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Magnum Primers?

Discussion in 'Handloading and Reloading' started by Pictures, May 12, 2012.

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  1. Pictures

    Pictures Member

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    I bought some Mag CCI primers on accident. Do I need to decrease my powder charge in order to use these?
     
  2. T Bran

    T Bran Member

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    Unfortunately yes drop down and work back up.
    Anytime you change a component drop back, the only exception is if you are already at or very near the starting charge weight.
    T
     
  3. Pictures

    Pictures Member

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    I'm at the limit.

    Ok, will do. Thanks!
     
  4. MovedWest

    MovedWest Member

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    In my loading world I usually drop 5% off the powder charge to accommodate the extra fire of a magnum primer. But that's what I've worked out with my load data.

    Since you're at the max, I'd err on the side of caution and work it back up. Keep good notes in case it happens again or there happens to be another run on components where regular primers are in short supply. Versatility is good. ;)

    -MW
     
  5. MachIVshooter

    MachIVshooter Member

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    Generally speaking, magnum primers will increase chamber pressure by igniting the charge faster. As stated, you should drop it back a bit. Don't really need to work up from minimum, but I'd go right in the middle between min and max.
     
  6. jcwit

    jcwit Member

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    Just asking, why are you loading at the max limit?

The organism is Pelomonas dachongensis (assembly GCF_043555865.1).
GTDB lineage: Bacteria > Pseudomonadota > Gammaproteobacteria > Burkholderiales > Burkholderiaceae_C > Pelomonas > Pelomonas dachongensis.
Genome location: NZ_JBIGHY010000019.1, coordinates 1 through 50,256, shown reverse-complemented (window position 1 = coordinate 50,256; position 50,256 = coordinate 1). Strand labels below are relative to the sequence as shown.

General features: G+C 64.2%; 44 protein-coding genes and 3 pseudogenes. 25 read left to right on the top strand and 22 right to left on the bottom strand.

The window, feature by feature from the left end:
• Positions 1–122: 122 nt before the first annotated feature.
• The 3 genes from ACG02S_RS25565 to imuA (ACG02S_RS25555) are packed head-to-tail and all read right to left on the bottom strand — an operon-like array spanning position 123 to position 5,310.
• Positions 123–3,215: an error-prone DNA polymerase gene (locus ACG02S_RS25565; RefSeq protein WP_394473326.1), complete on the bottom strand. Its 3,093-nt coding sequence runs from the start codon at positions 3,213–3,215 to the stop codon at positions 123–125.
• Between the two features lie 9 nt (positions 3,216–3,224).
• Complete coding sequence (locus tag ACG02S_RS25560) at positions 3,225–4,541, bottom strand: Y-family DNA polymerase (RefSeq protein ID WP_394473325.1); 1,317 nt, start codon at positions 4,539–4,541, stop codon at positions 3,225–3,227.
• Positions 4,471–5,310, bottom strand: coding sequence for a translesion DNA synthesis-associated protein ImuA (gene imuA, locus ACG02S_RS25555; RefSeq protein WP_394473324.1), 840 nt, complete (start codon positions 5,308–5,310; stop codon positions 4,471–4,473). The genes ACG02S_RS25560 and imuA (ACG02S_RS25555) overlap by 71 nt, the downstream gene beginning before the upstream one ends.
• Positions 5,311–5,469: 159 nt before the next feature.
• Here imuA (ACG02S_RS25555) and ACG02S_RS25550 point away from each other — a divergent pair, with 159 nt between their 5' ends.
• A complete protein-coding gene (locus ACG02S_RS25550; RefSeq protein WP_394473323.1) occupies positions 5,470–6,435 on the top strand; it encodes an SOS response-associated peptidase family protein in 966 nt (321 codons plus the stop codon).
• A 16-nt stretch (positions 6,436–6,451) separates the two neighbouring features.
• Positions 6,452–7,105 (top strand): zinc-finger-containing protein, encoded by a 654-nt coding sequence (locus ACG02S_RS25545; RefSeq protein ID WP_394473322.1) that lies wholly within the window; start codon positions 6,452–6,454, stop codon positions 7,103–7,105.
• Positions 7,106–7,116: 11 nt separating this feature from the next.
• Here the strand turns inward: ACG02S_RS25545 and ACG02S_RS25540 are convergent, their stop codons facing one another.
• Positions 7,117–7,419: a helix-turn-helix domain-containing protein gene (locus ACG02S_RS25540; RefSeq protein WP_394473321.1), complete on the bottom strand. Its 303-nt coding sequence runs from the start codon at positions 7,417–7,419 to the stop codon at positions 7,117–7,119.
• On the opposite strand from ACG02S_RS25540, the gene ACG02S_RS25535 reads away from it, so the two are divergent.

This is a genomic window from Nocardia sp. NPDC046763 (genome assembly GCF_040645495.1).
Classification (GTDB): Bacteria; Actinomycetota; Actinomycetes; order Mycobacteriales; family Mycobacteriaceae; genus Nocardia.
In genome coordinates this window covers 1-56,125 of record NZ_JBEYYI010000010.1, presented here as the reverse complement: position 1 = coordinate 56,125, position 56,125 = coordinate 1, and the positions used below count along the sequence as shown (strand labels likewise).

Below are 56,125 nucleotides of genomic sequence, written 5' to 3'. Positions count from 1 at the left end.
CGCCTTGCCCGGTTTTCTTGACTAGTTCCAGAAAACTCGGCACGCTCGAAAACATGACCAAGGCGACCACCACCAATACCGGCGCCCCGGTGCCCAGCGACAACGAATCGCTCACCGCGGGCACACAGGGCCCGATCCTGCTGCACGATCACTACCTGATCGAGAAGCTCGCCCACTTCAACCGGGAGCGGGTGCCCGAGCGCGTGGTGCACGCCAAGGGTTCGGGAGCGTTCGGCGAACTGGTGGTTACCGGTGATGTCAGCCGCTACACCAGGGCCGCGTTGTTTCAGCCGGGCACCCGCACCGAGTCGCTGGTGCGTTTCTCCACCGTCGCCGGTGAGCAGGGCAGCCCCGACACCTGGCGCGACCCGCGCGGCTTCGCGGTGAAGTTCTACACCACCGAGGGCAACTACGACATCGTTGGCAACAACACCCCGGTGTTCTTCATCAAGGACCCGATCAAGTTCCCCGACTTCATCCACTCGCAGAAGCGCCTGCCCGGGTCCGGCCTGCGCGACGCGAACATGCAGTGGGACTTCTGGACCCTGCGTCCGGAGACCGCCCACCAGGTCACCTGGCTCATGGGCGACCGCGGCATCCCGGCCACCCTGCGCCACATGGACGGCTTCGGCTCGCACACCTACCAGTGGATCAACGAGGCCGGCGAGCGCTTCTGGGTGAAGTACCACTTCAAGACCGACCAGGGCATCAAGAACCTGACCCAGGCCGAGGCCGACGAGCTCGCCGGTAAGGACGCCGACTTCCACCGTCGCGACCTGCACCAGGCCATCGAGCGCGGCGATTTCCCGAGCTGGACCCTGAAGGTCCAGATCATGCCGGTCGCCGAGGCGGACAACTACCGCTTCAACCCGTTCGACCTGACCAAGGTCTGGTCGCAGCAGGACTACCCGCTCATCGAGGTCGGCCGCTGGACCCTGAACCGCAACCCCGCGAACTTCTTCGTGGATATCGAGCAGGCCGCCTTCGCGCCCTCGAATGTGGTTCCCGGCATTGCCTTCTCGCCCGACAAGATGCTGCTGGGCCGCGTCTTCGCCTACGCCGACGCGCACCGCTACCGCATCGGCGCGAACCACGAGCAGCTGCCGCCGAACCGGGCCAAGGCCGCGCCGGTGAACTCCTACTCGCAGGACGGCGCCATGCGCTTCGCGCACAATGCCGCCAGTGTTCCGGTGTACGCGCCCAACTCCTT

7. ArchAngelCD

    ArchAngelCD Member

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    That was going to be my question too.

    What caliber, bullet, powder and charge weight are you loading?
     
  8. TonyT

    TonyT Member

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    I made a similar mistake when I was loading some very light 40 S&W loads (180 gr. bullets at ca 725-750 fps) and did not recognize that the box of primers I purchased were magnum instead of normal. When I chronohraphed those loads they were ca 10-20 fps faster than those with normal primers. I would not use them if the cartridges I loaded were at the upper end or max of the powder manufacturers data.
     
  9. joed

    joed Member

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    I have to ask why not? The world does not end at the max shown in a loading manual. It's a reference point and it's not set in stone. I've had many instances using Varget where I needed to increase the charge by 1.5 gr to get the velocity advertised. So far this is the only powder that has done that to me.
     
  10. kingmt

    kingmt Member

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    I agree you can go beyond max in most books with most guns. I tend to be +/- 1gr of min for most of my rifle loads & just barley over min with most pistols. Except for one of my SD loads & that is because I need to push them pretty hard to get them to open. I could switch to a slower. Powder but they shoot so good & recoil is smooth. I'm about 1.2gr over with that load.

    I don't see a difference with mags but it is possible that you could get better ignition so doesn't hurt to be safe.
     
  11. Jasper1573

    Jasper1573 Member

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    I have loaded up to the max in .308 Win using Lyman's data for SMK 175s and the Hornady AMax 178s. I found a slight increase in velocity, a slight decrease in accuracy, and a significant increase in perceived recoil.

    Didn't see the point in loading at or above the max just to receive an extra beating at the expense of accuracy...then again, I am not shooting an elk. If I were, I might load up to the max load, but white tails are easy to bring down.
     
  12. Pictures

    Pictures Member

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    Why am I loading at max?